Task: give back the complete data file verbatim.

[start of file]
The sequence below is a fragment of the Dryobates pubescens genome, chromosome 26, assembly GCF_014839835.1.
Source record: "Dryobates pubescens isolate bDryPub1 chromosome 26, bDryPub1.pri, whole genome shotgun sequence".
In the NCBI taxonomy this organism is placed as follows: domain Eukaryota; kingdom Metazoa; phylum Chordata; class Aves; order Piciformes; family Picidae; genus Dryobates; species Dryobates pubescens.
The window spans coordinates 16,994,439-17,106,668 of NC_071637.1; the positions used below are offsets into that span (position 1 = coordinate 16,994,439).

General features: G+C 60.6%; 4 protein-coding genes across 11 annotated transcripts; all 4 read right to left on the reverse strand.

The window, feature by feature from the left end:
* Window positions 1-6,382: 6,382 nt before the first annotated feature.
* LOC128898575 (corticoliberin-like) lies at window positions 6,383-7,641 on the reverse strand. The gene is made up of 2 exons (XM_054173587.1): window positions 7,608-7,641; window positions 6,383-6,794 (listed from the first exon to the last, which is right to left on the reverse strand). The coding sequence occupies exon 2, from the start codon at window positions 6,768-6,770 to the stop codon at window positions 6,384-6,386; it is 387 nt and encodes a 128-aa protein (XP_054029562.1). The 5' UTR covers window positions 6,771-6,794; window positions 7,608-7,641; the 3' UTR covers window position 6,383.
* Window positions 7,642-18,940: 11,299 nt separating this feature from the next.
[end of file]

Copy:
The sequence below is a fragment of the Dryobates pubescens genome, chromosome 26, assembly GCF_014839835.1.
Source record: "Dryobates pubescens isolate bDryPub1 chromosome 26, bDryPub1.pri, whole genome shotgun sequence".
In the NCBI taxonomy this organism is placed as follows: domain Eukaryota; kingdom Metazoa; phylum Chordata; class Aves; order Piciformes; family Picidae; genus Dryobates; species Dryobates pubescens.
The window spans coordinates 16,994,439-17,106,668 of NC_071637.1; the positions used below are offsets into that span (position 1 = coordinate 16,994,439).

General features: G+C 60.6%; 4 protein-coding genes across 11 annotated transcripts; all 4 read right to left on the reverse strand.

The window, feature by feature from the left end:
* Window positions 1-6,382: 6,382 nt before the first annotated feature.
* LOC128898575 (corticoliberin-like) lies at window positions 6,383-7,641 on the reverse strand. The gene is made up of 2 exons (XM_054173587.1): window positions 7,608-7,641; window positions 6,383-6,794 (listed from the first exon to the last, which is right to left on the reverse strand). The coding sequence occupies exon 2, from the start codon at window positions 6,768-6,770 to the stop codon at window positions 6,384-6,386; it is 387 nt and encodes a 128-aa protein (XP_054029562.1). The 5' UTR covers window positions 6,771-6,794; window positions 7,608-7,641; the 3' UTR covers window position 6,383.
* Window positions 7,642-18,940: 11,299 nt separating this feature from the next.